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Cell. 2019 Feb 7;176(4):716-728.e18. doi: 10.1016/j.cell.2018.12.022. Epub 2019 Jan 31.

Natural Killer Cells Degenerate Intact Sensory Afferents following Nerve Injury.

Author information

1
Dental Research Institute and Department of Neurobiology and Physiology, School of Dentistry, Seoul National University, Seoul 03080, Republic of Korea; Nuffield Department of Clinical Neurosciences, University of Oxford, John Radcliffe Hospital, Oxford OX3 9DU, UK.
2
Department of Brain and Cognitive Sciences, College of Natural Sciences, Seoul National University, Seoul 08826, Republic of Korea.
3
Departments of Anesthesia and Neurobiology, Children's Hospital Boston and Harvard Medical School, Boston, MA 02115, USA.
4
Dental Research Institute and Department of Neurobiology and Physiology, School of Dentistry, Seoul National University, Seoul 03080, Republic of Korea.
5
Departments of Physiology, Biochemistry and Molecular Biology, College of Medicine, Korea University, Seoul 02841, Republic of Korea.
6
Department of Physiology, Seoul National University College of Medicine, Seoul 03087, Republic of Korea.
7
Sir William Dunn School of Pathology, University of Oxford, South Parks Road, Oxford OX1 3RE, UK.
8
Aix Marseille Univ, CNRS, INSERM, CIML, Centre d'Immunologie de Marseille-Luminy, Marseille, France.
9
Dental Research Institute and Department of Neurobiology and Physiology, School of Dentistry, Seoul National University, Seoul 03080, Republic of Korea; Departments of Physiology, Biochemistry and Molecular Biology, College of Medicine, Korea University, Seoul 02841, Republic of Korea.
10
Department of Anatomy and Neurobiology, School of Dentistry, Kyungpook National University, Daegu 700-412, Korea.
11
Neurosurgery Department, Johns Hopkins School of Medicine, Baltimore, MD 21287, USA.
12
Nuffield Department of Clinical Neurosciences, University of Oxford, John Radcliffe Hospital, Oxford OX3 9DU, UK.
13
Departments of Anesthesia and Neurobiology, Children's Hospital Boston and Harvard Medical School, Boston, MA 02115, USA. Electronic address: michael.costigan@childrens.harvard.edu.
14
Dental Research Institute and Department of Neurobiology and Physiology, School of Dentistry, Seoul National University, Seoul 03080, Republic of Korea; Department of Brain and Cognitive Sciences, College of Natural Sciences, Seoul National University, Seoul 08826, Republic of Korea. Electronic address: odolbae@snu.ac.kr.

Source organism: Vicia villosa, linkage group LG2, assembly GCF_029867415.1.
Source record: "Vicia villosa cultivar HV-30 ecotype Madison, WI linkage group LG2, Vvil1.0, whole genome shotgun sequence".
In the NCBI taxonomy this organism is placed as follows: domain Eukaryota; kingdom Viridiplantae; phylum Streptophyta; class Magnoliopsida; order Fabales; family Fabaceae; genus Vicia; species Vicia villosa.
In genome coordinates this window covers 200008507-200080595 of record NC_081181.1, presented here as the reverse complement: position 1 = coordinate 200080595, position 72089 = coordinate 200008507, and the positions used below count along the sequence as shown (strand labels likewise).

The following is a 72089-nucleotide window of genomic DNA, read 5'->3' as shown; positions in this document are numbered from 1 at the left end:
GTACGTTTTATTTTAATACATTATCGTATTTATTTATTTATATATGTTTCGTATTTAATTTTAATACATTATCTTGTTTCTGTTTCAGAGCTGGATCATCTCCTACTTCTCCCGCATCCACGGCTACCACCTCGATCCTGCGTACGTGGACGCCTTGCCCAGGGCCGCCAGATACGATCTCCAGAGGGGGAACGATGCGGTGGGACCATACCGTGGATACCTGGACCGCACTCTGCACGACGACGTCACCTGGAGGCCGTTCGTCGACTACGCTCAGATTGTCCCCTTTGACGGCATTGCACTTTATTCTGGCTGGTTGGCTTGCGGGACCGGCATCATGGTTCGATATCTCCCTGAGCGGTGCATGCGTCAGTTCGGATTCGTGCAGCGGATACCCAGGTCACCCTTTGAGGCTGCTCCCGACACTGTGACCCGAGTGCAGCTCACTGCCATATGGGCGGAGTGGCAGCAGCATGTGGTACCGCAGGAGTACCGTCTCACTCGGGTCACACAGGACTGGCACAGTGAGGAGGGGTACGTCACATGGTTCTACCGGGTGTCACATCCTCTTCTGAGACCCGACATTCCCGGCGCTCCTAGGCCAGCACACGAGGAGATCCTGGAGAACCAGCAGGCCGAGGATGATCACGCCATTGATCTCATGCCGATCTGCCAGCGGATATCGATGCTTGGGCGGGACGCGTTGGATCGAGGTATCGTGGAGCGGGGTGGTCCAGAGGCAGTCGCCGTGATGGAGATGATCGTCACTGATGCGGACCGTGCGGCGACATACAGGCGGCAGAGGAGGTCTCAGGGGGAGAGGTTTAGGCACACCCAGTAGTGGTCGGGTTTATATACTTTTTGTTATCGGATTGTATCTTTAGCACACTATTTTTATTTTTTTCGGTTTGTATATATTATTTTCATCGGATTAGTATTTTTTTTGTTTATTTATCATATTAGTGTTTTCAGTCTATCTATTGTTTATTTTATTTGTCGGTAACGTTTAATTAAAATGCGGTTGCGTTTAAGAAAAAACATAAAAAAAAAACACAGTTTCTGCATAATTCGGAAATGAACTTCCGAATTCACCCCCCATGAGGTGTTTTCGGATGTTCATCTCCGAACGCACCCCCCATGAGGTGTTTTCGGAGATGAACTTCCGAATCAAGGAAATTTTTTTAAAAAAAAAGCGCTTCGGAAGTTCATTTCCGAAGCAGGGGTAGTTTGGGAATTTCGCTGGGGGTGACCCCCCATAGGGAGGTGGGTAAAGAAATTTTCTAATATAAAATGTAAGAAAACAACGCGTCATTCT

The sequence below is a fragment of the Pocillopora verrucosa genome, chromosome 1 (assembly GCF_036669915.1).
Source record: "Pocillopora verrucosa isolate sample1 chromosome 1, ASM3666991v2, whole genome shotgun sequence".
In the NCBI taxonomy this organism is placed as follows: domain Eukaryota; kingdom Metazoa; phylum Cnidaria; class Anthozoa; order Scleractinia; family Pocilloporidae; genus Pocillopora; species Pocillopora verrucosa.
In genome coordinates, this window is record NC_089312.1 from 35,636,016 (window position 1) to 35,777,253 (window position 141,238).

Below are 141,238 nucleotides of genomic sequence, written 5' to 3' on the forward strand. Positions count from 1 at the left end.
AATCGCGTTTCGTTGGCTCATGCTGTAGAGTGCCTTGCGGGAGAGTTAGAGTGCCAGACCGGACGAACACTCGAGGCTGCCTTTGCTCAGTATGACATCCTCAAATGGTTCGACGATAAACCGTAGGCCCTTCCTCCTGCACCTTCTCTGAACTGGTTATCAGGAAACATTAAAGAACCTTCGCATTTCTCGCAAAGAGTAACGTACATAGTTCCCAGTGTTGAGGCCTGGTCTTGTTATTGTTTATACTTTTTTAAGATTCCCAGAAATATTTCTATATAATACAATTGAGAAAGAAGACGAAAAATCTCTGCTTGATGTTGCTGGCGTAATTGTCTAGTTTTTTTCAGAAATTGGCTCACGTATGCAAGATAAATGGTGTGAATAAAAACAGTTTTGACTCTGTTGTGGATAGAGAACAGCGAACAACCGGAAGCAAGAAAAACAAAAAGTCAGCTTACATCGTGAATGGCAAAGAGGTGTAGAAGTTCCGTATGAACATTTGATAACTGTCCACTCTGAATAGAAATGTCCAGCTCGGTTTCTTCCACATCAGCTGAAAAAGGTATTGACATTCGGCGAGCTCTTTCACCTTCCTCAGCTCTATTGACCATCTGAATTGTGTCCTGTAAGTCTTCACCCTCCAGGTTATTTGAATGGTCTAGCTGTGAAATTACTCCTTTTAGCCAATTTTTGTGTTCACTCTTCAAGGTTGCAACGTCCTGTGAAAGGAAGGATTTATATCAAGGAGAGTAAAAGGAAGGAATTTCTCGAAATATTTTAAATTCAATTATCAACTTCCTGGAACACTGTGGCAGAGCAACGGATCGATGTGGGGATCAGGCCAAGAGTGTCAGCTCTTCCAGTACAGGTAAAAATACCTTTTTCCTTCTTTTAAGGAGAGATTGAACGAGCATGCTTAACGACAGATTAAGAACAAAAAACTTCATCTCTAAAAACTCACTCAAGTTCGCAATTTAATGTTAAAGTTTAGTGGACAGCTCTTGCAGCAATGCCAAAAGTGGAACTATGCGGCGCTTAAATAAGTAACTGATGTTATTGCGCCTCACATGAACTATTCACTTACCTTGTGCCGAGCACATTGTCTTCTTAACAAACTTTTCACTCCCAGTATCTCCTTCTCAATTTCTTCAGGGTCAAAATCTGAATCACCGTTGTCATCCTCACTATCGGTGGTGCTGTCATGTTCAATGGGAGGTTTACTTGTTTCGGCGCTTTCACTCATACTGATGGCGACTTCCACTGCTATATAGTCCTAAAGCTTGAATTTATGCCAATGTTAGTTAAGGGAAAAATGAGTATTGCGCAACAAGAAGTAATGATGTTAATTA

Abstract

Sensory axons degenerate following separation from their cell body, but partial injury to peripheral nerves may leave the integrity of damaged axons preserved. We show that an endogenous ligand for the natural killer (NK) cell receptor NKG2D, Retinoic Acid Early 1 (RAE1), is re-expressed in adult dorsal root ganglion neurons following peripheral nerve injury, triggering selective degeneration of injured axons. Infiltration of cytotoxic NK cells into the sciatic nerve by extravasation occurs within 3 days following crush injury. Using a combination of genetic cell ablation and cytokine-antibody complex stimulation, we show that NK cell function correlates with loss of sensation due to degeneration of injured afferents and reduced incidence of post-injury hypersensitivity. This neuro-immune mechanism of selective NK cell-mediated degeneration of damaged but intact sensory axons complements Wallerian degeneration and suggests the therapeutic potential of modulating NK cell function to resolve painful neuropathy through the clearance of partially damaged nerves.

KEYWORDS:

Wallerian degeneration; autoimmunity; dorsal root ganglia; innate immunity; natural cytotoxicity; neurodegeneration; neuroimmune; neuropathic pain; peripheral neuropathy; sciatic nerve crush

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